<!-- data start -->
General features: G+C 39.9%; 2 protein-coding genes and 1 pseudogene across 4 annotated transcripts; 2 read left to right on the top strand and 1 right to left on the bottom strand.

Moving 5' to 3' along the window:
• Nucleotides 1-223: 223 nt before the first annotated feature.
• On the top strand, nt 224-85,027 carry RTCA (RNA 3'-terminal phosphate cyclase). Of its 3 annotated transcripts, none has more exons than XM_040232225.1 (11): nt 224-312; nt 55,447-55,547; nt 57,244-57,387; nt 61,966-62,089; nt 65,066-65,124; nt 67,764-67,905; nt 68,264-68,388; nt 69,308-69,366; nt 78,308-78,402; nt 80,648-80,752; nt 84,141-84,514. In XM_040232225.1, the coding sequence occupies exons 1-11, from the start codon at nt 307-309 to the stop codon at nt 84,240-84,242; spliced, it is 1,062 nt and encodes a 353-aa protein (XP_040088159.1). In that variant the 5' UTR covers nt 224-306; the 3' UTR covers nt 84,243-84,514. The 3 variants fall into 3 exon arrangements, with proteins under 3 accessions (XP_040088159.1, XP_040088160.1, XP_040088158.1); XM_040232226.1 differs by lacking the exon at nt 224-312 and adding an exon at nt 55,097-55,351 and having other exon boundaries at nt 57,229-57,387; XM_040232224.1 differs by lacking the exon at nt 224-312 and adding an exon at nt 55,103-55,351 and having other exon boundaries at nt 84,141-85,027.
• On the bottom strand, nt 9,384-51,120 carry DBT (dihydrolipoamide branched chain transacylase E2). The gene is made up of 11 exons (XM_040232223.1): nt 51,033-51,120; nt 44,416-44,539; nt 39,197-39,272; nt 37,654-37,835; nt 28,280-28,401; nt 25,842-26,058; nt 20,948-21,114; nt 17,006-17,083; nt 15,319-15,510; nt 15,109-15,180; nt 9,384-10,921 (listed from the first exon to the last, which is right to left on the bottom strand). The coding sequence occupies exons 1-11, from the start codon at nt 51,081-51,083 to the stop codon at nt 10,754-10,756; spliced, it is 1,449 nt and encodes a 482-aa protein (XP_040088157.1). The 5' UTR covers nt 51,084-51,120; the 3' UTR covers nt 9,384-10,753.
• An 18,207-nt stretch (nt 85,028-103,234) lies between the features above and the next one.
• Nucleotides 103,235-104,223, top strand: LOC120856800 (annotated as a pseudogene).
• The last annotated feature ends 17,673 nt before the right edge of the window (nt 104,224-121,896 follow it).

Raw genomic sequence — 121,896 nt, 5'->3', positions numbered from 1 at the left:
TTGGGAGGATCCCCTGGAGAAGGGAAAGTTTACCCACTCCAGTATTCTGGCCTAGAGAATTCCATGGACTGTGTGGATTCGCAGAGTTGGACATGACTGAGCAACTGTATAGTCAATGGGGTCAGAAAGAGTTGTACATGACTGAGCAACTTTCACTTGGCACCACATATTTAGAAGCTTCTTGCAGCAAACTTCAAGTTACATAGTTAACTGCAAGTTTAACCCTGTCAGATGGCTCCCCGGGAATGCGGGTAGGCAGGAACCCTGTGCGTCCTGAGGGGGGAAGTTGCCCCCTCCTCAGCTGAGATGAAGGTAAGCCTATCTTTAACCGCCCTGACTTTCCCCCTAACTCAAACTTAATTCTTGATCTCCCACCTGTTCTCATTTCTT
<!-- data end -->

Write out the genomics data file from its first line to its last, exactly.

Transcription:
General features: G+C 39.9%; 2 protein-coding genes and 1 pseudogene across 4 annotated transcripts; 2 read left to right on the top strand and 1 right to left on the bottom strand.

Moving 5' to 3' along the window:
• Nucleotides 1-223: 223 nt before the first annotated feature.
• On the top strand, nt 224-85,027 carry RTCA (RNA 3'-terminal phosphate cyclase). Of its 3 annotated transcripts, none has more exons than XM_040232225.1 (11): nt 224-312; nt 55,447-55,547; nt 57,244-57,387; nt 61,966-62,089; nt 65,066-65,124; nt 67,764-67,905; nt 68,264-68,388; nt 69,308-69,366; nt 78,308-78,402; nt 80,648-80,752; nt 84,141-84,514. In XM_040232225.1, the coding sequence occupies exons 1-11, from the start codon at nt 307-309 to the stop codon at nt 84,240-84,242; spliced, it is 1,062 nt and encodes a 353-aa protein (XP_040088159.1). In that variant the 5' UTR covers nt 224-306; the 3' UTR covers nt 84,243-84,514. The 3 variants fall into 3 exon arrangements, with proteins under 3 accessions (XP_040088159.1, XP_040088160.1, XP_040088158.1); XM_040232226.1 differs by lacking the exon at nt 224-312 and adding an exon at nt 55,097-55,351 and having other exon boundaries at nt 57,229-57,387; XM_040232224.1 differs by lacking the exon at nt 224-312 and adding an exon at nt 55,103-55,351 and having other exon boundaries at nt 84,141-85,027.
• On the bottom strand, nt 9,384-51,120 carry DBT (dihydrolipoamide branched chain transacylase E2). The gene is made up of 11 exons (XM_040232223.1): nt 51,033-51,120; nt 44,416-44,539; nt 39,197-39,272; nt 37,654-37,835; nt 28,280-28,401; nt 25,842-26,058; nt 20,948-21,114; nt 17,006-17,083; nt 15,319-15,510; nt 15,109-15,180; nt 9,384-10,921 (listed from the first exon to the last, which is right to left on the bottom strand). The coding sequence occupies exons 1-11, from the start codon at nt 51,081-51,083 to the stop codon at nt 10,754-10,756; spliced, it is 1,449 nt and encodes a 482-aa protein (XP_040088157.1). The 5' UTR covers nt 51,084-51,120; the 3' UTR covers nt 9,384-10,753.
• An 18,207-nt stretch (nt 85,028-103,234) lies between the features above and the next one.
• Nucleotides 103,235-104,223, top strand: LOC120856800 (annotated as a pseudogene).
• The last annotated feature ends 17,673 nt before the right edge of the window (nt 104,224-121,896 follow it).

Raw genomic sequence — 121,896 nt, 5'->3', positions numbered from 1 at the left:
TTGGGAGGATCCCCTGGAGAAGGGAAAGTTTACCCACTCCAGTATTCTGGCCTAGAGAATTCCATGGACTGTGTGGATTCGCAGAGTTGGACATGACTGAGCAACTGTATAGTCAATGGGGTCAGAAAGAGTTGTACATGACTGAGCAACTTTCACTTGGCACCACATATTTAGAAGCTTCTTGCAGCAAACTTCAAGTTACATAGTTAACTGCAAGTTTAACCCTGTCAGATGGCTCCCCGGGAATGCGGGTAGGCAGGAACCCTGTGCGTCCTGAGGGGGGAAGTTGCCCCCTCCTCAGCTGAGATGAAGGTAAGCCTATCTTTAACCGCCCTGACTTTCCCCCTAACTCAAACTTAATTCTTGATCTCCCACCTGTTCTCATTTCTT